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Biden Should End the Marriage Penalty on Federal Student Loans

As President Biden explores ways to ease the burden of student debt on borrowers, ending the marriage penalty should be a priority.

Written By: Michael P. Lux, Esq.

Last Updated:

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Getting married often hurts borrowers repaying federal student loans. In some cases, the marriage penalty is negligible or non-existent. In other cases, the marriage penalty is significant: monthly payments increase significantly, and some borrowers may miss out on student loan forgiveness.

For many couples, the marriage penalty makes repayment significantly more complicated. Taxes get recalculated, and repayment strategies changed. These subtle differences in repayment plan terms can have a huge impact on monthly payments for married couples.

The Biden administration could simplify repayment by eliminating the marriage penalty.

What is the Marriage Penalty?

For most borrowers, the best repayment option is an income-driven repayment (IDR) plan. The goal behind the IDR plans is to ensure that borrowers can afford their monthly student loan bills. These plans bill borrowers based upon what they can afford rather than what they owe. Another key feature of IDR is that borrowers can qualify for some of the best student loan forgiveness programs.

Unfortuantely for married borrowers, spousal income impacts plan selection and monthly payments. Most married couples file their taxes jointly. By filing taxes jointly, the combined income of the couple determines monthly payments. Unless your spouse has no income, this method of payment calculation results in higher monthly payments.

Higher payments also impact loan forgiveness math. Larger monthly payments leave a smaller balance to be wiped away at the time forgiveness is earned. The increased monthly bill may result in borrowers paying off their debt in full before forgiveness is earned.

How to Avoid or Minimize the Marriage Penalty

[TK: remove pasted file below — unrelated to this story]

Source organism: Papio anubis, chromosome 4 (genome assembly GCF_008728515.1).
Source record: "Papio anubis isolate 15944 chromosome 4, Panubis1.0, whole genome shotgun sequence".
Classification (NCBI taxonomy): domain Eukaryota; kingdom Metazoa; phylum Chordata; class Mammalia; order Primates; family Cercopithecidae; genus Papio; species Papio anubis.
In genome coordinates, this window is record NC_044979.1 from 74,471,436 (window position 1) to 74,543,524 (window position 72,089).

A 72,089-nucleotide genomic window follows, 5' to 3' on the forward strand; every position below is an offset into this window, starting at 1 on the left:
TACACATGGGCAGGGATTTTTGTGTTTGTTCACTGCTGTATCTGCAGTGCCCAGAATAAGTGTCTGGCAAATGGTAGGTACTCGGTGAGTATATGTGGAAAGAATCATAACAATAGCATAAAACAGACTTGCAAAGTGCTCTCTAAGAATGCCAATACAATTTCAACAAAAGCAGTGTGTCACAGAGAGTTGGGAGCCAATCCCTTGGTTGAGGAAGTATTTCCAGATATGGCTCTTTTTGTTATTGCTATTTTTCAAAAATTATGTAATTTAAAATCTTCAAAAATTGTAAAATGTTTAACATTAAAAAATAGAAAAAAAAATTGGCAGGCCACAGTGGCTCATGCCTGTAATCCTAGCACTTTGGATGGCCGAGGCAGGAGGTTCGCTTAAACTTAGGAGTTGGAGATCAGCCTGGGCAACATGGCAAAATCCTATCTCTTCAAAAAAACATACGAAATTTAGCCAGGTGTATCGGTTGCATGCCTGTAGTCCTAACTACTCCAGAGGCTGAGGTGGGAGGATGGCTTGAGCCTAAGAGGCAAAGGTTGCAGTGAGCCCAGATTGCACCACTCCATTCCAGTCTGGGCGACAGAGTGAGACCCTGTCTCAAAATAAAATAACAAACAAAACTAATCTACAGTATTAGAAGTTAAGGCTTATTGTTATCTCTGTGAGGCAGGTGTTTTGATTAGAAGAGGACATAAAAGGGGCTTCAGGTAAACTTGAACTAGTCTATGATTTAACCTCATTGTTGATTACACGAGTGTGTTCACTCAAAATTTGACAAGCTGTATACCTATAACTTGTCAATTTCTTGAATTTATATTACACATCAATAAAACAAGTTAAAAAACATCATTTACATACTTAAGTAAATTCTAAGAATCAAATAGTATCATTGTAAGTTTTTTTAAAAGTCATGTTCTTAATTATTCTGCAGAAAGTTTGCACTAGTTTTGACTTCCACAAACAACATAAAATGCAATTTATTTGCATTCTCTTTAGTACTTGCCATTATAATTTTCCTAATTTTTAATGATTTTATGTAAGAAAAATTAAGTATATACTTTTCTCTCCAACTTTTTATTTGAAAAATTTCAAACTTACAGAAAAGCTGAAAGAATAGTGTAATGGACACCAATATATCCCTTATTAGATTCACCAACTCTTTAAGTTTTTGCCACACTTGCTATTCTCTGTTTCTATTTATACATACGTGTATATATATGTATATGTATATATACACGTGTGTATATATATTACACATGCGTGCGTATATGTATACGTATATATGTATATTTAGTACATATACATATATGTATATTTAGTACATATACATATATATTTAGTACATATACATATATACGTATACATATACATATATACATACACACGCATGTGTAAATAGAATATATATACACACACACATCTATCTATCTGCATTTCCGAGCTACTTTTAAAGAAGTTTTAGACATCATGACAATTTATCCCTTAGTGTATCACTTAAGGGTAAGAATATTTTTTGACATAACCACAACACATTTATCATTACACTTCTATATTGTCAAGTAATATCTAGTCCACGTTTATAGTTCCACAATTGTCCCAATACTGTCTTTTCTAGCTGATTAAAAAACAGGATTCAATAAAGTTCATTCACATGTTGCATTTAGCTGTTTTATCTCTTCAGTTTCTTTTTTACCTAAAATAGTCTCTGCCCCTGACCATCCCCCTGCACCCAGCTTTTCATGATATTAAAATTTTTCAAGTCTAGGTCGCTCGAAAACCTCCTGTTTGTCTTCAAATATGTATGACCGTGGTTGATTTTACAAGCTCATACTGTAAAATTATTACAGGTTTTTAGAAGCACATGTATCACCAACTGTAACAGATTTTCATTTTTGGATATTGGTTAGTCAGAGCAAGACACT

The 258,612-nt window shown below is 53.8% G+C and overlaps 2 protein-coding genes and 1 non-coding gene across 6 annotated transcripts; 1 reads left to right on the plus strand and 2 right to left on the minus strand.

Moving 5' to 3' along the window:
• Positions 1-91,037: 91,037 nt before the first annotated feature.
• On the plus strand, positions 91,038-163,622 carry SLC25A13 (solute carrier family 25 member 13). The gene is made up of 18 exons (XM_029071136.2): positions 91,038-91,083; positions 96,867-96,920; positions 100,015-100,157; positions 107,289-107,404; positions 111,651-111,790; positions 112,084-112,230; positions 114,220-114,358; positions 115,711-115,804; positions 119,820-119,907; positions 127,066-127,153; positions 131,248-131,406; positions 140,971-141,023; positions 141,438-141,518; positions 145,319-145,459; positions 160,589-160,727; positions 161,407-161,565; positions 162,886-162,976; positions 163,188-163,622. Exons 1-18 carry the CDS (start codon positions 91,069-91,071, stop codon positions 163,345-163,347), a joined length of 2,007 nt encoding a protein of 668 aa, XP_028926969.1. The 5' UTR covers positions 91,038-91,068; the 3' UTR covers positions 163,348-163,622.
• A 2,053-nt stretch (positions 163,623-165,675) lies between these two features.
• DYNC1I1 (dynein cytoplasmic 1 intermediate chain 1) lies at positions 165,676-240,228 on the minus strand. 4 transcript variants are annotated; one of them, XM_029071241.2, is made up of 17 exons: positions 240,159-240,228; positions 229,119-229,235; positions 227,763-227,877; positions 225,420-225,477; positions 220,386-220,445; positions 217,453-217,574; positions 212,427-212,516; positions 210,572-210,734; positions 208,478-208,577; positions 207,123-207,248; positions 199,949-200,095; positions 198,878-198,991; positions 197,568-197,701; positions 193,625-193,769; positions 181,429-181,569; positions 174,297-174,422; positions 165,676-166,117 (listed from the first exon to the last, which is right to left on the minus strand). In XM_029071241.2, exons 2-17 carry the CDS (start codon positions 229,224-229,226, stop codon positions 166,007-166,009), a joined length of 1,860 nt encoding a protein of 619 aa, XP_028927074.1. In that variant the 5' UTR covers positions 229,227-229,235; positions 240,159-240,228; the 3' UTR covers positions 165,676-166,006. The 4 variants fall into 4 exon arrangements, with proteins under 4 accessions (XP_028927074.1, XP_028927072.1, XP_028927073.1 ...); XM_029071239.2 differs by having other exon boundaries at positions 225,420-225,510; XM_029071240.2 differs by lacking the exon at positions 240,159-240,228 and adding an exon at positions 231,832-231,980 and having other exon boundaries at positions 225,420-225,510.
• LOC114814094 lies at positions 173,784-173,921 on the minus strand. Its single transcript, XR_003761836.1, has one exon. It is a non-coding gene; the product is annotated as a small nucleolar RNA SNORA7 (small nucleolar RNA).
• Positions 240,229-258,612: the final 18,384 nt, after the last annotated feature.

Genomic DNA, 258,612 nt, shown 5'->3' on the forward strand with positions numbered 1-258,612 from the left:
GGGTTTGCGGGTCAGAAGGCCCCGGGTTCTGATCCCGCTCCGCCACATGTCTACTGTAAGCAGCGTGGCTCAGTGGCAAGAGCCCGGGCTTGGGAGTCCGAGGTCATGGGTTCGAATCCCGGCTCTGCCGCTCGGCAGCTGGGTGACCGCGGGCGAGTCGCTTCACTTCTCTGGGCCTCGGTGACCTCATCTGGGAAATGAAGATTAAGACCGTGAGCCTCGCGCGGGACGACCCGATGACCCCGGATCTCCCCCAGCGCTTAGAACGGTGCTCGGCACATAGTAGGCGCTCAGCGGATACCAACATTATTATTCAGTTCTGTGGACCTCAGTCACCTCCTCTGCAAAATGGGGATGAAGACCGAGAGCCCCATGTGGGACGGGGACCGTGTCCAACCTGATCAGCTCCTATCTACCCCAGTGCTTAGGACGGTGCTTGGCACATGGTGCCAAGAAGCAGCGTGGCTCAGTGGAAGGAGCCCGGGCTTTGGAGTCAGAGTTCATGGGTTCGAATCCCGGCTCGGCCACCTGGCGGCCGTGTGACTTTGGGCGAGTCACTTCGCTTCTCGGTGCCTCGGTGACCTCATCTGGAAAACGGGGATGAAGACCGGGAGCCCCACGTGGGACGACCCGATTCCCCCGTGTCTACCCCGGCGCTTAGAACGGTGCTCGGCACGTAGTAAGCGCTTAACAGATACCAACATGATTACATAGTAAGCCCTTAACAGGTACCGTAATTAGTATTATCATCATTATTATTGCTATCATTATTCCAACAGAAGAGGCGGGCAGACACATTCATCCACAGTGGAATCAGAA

Some — but not all — IDR plans exclude spousal income if the couple files their taxes separately. However, filing taxes separately may mean a larger tax bill. As a result, many couples have to weigh the benefit of lower student loan payments against the larger tax bill. Even though most couples can figure out the best strategy without outside help, the process makes student loan repayment unnecessarily complicated.

Payments on non-IDR plans like the standard 10-year plan, the graduated, and extended plan do not include spousal income. Thus, borrowers can avoid the marriage penalty by selecting a non-IDR plan. However, this route may not be a viable choice for borrowers with larger balances and smaller incomes. Additionally, these non-IDR plans eliminate many student loan forgiveness options.

Arguably, the two biggest advantages of federal student loans are the IDR plans and student loan forgiveness. Unfortunately, getting married may greatly reduce both of these benefits. Due to the reduced usefulness of federal loans, many newly married borrowers may elect to refinance their student loans with a private lender.

Refinancing permanently converts federal debt into a private loan, but it also gives borrowers a lower interest rate. At present, the best refinance rates are with the following lenders:

RankLenderLowest RateSherpa Review
T-1ELFI5.28%ELFI Review
T-1Splash Financial5.28%*Splash Financial Review
3Laurel Road5.49%Laurel Road Review

The options to avoid the marriage penalty are complicated, and they all come with major drawbacks. However, these strategies may help borrowers reduce the total cost of the marriage penalty.

Why Penalize Married Borrowers?

There isn’t any evidence to indicate that the government specifically intended to create a marriage penalty for student loan borrowers.

Instead, the marriage penalty appears to be a byproduct of our tax filing system. Unlike most other countries, American couples usually file taxes together. Because the most recent tax return is the preferred way to document income for IDR payment calculations, spousal income becomes a factor.